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Copper and the Aussie dollar have been leading indicators of rising concerns about China’s slowing economy and mounting trade tension over the past month.

After touching a four-year high of $7,348 a tonne on June 7, copper has plunged 14 per cent, or more than $1,000 to $6,303 a tonne, and because Australia is a big copper producer the Aussie dollar has also been hit. It dropped 4.5 per cent against the dollar in the two weeks that followed copper’s June 7 peak.

Copper’s sell-off gathered pace last week, as Chinese speculators moved to dump the metal. Traders say the fall was exacerbated by the liquidation of a large long position in copper on the Shanghai Futures Exchange.

The moves in copper and the Aussie dollar came just days before China released economic data for May on June 14, which showed a tightening of credit. Escalating trade tension with the US has added to fears of a slowdown in the world’s second-largest economy.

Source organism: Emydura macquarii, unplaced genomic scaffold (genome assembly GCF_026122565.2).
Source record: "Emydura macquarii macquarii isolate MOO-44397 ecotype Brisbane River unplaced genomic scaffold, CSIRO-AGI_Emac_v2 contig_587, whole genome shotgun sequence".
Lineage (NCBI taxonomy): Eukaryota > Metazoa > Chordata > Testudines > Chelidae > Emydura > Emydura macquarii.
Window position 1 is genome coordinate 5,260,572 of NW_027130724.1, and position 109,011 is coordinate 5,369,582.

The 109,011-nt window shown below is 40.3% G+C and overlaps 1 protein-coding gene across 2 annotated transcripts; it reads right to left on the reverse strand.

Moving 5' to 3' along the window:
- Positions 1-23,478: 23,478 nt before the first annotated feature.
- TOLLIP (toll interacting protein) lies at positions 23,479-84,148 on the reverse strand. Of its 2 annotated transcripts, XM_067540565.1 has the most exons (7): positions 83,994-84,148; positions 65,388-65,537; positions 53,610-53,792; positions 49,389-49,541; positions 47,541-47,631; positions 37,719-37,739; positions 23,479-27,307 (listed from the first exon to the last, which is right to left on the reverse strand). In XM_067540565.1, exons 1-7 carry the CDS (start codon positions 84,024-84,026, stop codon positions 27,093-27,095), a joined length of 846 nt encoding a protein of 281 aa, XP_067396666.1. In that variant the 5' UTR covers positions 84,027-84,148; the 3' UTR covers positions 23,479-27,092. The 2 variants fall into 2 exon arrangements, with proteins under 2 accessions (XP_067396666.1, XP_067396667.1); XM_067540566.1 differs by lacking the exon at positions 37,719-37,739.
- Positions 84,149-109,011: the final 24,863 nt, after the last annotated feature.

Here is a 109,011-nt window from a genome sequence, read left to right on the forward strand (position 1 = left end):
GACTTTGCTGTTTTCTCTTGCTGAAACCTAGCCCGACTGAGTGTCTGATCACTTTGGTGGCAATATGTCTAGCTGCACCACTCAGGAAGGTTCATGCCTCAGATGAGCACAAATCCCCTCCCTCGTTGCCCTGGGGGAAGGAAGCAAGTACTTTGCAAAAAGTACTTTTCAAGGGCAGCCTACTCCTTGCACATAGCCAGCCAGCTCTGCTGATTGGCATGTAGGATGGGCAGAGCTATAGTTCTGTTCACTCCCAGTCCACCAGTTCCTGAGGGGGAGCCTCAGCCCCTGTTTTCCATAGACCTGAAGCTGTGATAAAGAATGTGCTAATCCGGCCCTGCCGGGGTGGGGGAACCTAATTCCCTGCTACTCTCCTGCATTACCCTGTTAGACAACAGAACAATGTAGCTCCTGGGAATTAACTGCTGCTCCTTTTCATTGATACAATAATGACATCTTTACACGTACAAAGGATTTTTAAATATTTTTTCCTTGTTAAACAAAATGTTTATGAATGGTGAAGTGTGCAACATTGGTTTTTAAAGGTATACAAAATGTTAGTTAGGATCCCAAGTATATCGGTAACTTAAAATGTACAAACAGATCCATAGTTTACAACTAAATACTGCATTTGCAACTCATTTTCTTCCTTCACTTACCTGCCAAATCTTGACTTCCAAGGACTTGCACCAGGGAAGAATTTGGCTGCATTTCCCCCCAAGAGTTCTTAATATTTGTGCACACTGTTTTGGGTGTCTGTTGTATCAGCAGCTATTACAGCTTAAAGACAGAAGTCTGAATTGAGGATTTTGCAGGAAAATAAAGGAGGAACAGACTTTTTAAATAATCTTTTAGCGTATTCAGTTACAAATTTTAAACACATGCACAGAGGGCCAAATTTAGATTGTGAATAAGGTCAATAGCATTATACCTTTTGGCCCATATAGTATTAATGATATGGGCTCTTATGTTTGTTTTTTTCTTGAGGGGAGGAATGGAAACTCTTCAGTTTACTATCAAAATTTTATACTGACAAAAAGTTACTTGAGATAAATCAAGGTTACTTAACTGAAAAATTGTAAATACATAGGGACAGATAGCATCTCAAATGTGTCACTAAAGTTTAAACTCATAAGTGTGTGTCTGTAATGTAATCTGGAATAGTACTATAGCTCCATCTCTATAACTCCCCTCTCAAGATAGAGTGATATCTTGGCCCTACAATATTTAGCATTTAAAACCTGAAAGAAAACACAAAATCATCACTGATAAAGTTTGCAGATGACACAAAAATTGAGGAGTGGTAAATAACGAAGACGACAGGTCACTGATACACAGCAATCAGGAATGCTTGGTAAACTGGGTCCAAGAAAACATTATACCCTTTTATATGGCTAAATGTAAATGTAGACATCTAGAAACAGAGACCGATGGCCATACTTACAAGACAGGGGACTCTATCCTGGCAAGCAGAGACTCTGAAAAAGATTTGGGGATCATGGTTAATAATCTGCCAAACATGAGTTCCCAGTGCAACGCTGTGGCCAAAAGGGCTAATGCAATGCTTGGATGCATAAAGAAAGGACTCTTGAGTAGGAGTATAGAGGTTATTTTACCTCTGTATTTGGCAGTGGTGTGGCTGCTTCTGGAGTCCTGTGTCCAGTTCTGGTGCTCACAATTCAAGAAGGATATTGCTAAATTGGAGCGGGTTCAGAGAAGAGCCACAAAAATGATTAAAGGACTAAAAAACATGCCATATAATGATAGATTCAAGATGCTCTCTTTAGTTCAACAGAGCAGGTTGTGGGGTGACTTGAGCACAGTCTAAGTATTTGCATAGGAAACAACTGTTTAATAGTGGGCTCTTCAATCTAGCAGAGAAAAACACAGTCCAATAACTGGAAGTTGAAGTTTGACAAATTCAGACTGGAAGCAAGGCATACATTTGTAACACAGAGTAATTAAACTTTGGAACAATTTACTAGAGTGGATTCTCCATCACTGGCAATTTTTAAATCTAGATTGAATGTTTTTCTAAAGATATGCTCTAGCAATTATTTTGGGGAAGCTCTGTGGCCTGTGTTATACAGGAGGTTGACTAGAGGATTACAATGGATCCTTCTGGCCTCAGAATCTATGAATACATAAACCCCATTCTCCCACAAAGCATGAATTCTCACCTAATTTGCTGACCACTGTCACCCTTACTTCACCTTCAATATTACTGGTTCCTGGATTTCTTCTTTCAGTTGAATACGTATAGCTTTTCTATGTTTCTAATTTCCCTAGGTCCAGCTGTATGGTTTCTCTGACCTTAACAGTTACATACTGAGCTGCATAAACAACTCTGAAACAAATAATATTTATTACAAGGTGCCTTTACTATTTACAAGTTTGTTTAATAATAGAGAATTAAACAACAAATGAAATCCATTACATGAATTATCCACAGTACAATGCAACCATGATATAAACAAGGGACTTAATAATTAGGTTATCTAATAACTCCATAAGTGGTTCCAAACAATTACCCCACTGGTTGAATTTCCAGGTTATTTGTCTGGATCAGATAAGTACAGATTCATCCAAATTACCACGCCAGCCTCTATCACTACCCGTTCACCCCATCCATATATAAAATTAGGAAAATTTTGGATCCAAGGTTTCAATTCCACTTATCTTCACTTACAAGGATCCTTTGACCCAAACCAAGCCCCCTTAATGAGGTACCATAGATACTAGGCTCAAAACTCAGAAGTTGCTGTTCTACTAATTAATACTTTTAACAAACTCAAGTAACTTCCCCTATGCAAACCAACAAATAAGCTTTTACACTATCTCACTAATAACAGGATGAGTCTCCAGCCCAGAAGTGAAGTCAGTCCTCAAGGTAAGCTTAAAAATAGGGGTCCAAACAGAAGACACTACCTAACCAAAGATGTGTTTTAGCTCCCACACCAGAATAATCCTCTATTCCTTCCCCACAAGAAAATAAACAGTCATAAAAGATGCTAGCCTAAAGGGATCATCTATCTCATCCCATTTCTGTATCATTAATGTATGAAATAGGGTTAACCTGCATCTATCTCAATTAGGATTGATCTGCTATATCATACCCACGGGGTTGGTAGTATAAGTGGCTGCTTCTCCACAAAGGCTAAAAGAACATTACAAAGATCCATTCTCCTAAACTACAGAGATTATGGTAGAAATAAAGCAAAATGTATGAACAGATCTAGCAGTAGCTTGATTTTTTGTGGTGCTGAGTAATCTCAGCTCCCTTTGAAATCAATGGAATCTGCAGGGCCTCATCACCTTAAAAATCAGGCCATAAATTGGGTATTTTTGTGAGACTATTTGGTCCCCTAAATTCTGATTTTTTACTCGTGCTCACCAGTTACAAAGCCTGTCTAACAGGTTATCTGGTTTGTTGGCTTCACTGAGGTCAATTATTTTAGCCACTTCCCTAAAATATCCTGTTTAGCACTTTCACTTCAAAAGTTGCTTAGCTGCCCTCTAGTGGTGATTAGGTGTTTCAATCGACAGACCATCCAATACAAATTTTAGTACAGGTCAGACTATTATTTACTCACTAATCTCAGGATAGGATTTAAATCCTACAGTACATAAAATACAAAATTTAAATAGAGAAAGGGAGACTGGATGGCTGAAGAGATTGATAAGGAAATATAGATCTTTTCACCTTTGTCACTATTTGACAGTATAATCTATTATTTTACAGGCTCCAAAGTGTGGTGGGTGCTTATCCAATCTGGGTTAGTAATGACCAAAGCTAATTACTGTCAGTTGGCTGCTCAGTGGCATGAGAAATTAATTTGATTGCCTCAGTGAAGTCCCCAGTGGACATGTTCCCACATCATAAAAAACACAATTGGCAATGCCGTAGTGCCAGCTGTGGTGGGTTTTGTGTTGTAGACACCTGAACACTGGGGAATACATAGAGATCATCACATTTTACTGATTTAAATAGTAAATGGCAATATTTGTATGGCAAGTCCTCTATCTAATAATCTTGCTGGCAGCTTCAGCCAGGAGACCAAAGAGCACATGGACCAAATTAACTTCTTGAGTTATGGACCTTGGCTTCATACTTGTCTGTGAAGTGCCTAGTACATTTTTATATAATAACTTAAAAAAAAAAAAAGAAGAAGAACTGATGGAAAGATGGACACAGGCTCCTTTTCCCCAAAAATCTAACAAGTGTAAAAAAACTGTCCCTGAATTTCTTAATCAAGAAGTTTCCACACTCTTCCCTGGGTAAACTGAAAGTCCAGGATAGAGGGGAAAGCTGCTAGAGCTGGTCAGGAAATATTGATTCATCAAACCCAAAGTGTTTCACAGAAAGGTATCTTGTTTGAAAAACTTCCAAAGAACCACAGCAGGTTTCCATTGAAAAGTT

“Metals’ demand from manufacturing is the most exposed to export demand and the most directly at risk of a global trade war,” Oliver Nugent, an analyst at ING, says. “Downstream consumers are scared to plan for future sales. You’re not going to buy a load of copper if they don’t think they will be able to export so many washing machines in the coming months and years.”

China is the world’s largest importer of copper, and Australia — the fifth-largest copper producer — is also a large supplier of other commodities such as coal and iron ore to China.

The price of copper is often seen as a bellwether for China’s growth, since the country consumes about 40 per cent of the world’s supplies of the metal.

The fall in copper and the Aussie dollar prefigured a decline in the renminbi, which has since fallen 3.6 per cent against the US dollar. That, in turn, makes the commodities that China imports more expensive, further reducing demand.

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